Providing space for quiet and reflection can bring us closer to God. There is comfort in the biblical narrative - “Your Father knows what you need before you ask him” (Matthew 6:8). Christians believe that God is aware of every single need one has: financial, spiritual, physical, social, and emotional - so taking time to name and acknowledge these needs may help us to feel heard, giving us the dignity of feeling understood.  In seeking to support others, we are reminded “…we love because he first loved us” (1 John 4:19).

In coming to terms with personal grief and bereavement, school leaders will encounter the loss of opportunity and of rites of passage now missed.  This could include examinations and transition activities, as well as celebrations, trips and events.  Giving students (adults) permission to grieve for these lost opportunities in ways that allow them to retain their sense of dignity yet equipping them with the language to do so requires schools to actively plan.  To do so well requires time and will include new and different practice for years (rather than weeks or months) to provide safe and reassuring spaces for adults and children as we emerge from the initial phase of loss.  Enabling our communities to acknowledge what has happened, to develop the language to name and explore what it means and to then move forward is a deep expression of each individual’s ultimate worth and intrinsic dignity.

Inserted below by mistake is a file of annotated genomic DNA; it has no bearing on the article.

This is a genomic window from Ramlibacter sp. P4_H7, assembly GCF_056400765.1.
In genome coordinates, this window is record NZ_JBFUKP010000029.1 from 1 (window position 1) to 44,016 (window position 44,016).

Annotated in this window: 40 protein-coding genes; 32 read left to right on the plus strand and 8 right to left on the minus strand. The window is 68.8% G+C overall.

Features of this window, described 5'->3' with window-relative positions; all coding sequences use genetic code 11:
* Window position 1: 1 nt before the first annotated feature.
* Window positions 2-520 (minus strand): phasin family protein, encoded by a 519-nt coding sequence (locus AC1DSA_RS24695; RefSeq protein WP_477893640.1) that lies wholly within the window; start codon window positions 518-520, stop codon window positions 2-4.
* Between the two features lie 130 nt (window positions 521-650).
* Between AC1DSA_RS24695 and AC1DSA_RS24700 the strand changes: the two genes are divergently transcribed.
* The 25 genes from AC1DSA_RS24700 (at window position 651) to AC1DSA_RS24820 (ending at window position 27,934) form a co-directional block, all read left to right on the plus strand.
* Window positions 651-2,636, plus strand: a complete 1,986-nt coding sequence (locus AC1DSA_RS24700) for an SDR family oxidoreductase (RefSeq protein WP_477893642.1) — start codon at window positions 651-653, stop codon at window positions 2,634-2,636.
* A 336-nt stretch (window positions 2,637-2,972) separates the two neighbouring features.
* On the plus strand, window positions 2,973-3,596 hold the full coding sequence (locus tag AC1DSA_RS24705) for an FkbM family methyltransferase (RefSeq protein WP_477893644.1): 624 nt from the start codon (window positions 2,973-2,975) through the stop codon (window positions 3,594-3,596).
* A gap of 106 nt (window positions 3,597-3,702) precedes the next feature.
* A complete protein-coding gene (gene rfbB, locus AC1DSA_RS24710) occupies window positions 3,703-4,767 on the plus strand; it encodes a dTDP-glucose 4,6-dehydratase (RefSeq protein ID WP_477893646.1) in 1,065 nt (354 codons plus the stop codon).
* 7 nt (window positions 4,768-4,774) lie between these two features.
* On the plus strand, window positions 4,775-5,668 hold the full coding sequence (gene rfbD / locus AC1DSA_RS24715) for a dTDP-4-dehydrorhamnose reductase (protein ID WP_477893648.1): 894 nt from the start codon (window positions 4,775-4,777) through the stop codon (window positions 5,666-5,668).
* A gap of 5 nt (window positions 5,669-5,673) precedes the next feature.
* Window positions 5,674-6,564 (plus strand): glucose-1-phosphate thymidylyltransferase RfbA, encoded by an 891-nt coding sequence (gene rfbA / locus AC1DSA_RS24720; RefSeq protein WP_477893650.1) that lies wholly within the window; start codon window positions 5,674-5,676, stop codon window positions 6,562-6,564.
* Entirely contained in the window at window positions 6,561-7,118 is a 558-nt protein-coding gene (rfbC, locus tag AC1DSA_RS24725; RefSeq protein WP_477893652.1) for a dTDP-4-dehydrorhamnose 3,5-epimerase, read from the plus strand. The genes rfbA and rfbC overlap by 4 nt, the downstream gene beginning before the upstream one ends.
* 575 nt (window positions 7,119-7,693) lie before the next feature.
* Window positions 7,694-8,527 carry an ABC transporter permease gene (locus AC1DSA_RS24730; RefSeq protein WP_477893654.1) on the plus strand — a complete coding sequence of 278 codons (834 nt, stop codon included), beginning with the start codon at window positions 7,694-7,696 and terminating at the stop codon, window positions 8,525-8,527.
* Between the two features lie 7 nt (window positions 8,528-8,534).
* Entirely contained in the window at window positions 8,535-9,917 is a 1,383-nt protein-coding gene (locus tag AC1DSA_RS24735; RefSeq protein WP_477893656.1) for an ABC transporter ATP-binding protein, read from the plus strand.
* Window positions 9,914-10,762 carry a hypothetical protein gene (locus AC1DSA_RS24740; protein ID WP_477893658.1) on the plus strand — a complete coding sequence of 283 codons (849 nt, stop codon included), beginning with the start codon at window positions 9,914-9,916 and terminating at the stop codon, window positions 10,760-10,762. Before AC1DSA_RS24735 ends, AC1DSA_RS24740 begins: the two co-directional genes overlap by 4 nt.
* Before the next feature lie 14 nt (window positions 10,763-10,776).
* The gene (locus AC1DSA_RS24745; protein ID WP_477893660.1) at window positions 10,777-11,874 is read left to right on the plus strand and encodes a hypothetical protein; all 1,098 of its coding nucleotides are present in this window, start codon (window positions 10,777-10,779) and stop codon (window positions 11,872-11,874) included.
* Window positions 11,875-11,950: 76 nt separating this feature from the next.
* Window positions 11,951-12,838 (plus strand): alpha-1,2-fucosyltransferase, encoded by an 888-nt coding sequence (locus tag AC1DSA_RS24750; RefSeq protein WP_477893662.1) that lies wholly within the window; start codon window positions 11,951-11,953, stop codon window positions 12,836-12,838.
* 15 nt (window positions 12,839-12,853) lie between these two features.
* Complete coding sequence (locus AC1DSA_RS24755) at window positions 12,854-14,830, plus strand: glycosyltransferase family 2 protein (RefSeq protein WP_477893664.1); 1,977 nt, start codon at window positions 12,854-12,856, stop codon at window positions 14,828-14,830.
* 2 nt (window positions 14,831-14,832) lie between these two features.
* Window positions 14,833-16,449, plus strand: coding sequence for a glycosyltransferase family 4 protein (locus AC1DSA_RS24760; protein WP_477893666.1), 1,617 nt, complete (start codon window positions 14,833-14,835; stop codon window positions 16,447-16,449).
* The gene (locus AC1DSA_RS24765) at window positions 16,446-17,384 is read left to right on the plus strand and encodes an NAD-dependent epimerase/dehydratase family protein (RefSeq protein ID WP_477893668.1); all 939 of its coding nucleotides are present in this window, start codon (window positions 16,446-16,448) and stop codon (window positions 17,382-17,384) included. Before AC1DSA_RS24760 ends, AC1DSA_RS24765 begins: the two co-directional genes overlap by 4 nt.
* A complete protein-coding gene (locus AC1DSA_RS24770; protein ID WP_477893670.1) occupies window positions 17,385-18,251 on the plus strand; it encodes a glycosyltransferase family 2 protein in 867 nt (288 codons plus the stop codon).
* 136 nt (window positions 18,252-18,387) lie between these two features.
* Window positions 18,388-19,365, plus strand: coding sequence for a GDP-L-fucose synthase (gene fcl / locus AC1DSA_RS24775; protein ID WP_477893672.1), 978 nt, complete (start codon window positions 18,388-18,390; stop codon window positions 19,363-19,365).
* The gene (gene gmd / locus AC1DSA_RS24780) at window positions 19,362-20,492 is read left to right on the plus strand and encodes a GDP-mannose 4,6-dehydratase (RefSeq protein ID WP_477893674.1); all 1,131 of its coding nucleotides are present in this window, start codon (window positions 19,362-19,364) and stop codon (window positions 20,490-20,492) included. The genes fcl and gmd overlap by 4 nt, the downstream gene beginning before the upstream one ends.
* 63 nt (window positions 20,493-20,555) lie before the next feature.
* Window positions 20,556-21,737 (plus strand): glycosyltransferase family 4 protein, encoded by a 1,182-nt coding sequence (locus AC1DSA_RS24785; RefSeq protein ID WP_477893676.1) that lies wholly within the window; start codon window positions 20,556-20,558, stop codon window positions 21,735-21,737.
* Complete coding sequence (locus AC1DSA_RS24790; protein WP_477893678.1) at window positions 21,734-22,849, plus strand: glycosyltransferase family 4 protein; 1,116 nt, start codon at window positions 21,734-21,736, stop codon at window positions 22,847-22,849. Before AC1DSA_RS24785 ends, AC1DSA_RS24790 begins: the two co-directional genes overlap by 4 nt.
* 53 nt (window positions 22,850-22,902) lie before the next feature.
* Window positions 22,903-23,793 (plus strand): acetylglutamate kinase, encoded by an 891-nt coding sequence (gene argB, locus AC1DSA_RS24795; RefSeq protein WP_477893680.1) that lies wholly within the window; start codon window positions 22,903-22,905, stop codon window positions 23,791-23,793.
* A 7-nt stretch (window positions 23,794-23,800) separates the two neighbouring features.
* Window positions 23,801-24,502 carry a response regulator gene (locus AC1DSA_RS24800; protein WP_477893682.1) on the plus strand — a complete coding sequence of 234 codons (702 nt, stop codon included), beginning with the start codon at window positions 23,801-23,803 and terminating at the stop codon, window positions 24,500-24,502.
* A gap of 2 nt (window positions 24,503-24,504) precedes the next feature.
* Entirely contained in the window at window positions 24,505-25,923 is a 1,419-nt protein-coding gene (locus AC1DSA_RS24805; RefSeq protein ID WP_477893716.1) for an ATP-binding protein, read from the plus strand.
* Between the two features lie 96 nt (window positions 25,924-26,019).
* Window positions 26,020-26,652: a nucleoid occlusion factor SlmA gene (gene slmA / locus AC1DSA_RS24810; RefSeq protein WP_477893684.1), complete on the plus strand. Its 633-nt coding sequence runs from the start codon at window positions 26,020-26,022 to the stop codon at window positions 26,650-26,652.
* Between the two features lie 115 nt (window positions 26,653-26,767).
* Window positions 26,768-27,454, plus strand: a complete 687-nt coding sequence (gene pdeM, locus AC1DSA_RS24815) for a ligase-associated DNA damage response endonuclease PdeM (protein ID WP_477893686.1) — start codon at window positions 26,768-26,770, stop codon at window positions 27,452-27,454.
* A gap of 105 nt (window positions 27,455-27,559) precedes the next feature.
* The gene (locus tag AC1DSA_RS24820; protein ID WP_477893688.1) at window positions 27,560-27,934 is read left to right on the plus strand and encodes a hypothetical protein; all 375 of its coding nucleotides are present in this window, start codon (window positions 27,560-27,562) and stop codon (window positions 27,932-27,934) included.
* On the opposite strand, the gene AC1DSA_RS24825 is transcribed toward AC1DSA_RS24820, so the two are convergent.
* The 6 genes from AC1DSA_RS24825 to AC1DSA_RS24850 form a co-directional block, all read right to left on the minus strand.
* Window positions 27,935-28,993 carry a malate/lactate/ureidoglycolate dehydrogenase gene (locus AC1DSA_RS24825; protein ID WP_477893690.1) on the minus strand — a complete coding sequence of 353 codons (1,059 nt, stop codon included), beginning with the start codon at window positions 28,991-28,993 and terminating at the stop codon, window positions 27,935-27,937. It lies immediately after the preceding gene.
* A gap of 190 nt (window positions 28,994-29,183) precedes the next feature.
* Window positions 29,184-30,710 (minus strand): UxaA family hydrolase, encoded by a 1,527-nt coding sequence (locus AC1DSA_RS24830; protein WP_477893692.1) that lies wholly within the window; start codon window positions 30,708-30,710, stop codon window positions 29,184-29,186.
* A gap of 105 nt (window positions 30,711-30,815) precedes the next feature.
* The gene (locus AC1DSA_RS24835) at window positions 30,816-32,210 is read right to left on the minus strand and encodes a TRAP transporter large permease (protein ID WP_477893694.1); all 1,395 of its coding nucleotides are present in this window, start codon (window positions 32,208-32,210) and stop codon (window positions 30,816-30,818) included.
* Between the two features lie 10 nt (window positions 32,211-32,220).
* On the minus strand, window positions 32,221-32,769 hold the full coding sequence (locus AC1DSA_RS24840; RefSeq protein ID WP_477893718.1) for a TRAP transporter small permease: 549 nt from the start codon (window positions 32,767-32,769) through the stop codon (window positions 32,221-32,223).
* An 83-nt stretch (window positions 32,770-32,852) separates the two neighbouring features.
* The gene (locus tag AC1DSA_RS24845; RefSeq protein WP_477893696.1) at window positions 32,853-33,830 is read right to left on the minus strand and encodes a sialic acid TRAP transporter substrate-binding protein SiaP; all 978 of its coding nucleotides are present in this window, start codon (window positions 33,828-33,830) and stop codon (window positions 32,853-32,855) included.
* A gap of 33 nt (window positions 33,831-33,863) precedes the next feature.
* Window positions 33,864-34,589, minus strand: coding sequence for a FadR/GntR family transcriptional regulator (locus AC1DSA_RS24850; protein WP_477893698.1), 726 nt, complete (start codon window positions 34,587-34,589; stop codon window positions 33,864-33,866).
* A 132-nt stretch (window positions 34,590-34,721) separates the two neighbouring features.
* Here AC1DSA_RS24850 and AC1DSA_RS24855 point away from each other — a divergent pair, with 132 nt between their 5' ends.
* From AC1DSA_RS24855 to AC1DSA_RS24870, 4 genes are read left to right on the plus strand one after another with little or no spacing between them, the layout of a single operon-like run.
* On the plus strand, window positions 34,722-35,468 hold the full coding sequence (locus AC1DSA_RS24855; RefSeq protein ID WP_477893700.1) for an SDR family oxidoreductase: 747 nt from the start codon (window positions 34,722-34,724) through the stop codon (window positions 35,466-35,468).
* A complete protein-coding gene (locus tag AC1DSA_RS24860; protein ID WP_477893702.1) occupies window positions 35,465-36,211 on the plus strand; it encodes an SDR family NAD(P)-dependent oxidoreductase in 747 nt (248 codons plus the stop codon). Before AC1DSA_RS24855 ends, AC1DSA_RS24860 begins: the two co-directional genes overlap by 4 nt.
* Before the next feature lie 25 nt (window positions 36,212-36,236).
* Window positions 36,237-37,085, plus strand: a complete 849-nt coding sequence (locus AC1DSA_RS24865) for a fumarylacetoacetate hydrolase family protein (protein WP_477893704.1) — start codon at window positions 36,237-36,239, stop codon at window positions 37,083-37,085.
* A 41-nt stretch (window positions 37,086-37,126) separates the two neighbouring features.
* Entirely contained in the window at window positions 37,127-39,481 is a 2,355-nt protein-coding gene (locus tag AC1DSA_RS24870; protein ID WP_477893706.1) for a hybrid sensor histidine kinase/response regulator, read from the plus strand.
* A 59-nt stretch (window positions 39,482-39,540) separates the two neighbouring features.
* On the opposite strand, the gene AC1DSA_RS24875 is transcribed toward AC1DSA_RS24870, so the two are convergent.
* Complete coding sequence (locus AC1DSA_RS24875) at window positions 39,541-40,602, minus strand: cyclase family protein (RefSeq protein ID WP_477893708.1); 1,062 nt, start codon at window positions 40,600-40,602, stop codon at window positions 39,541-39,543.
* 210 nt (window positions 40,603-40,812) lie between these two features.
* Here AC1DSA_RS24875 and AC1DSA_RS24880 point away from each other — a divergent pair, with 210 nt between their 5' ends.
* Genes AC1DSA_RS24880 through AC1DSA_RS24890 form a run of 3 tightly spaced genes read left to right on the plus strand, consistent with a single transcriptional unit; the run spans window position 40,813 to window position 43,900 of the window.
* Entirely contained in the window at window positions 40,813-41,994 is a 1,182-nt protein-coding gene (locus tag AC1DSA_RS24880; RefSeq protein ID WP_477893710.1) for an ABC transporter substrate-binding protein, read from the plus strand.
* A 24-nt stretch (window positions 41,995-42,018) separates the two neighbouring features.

Read: Philippians 2.5-11; John 13.1-17; Luke 10.25-37

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Questions to consider together as a team

  • What does love require of each of us in the relationships we hold? What could ‘flourishing together’ look like in this challenging season?
  • Who are the most vulnerable members of our community?  How can we support them? How do we do this and ensure we are preserving their dignity? 
  • How can prayer or reflection help me to understand my feelings about what is happening?
  • How might some needs be misunderstood by others?  How can we mitigate this?
  • How can we practically support those grieving who were not permitting to attend the funeral? 
  • How has God kept me safe?  ‘What can we learn from what the Bible teaches about the way Jesus comforts people who are sad?
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God of the wilderness,

We are not always sure how to endure these testing times,

Or where to find nourishment for our souls,

But we choose to trust in you.

Please grant us refreshment.


God of all strength,

We don't always have the capacity to keep going,

Or the ability to see a way through,

But we choose to trust in you.

Please grant us perseverance.

Through Jesus Christ our teacher and our Lord.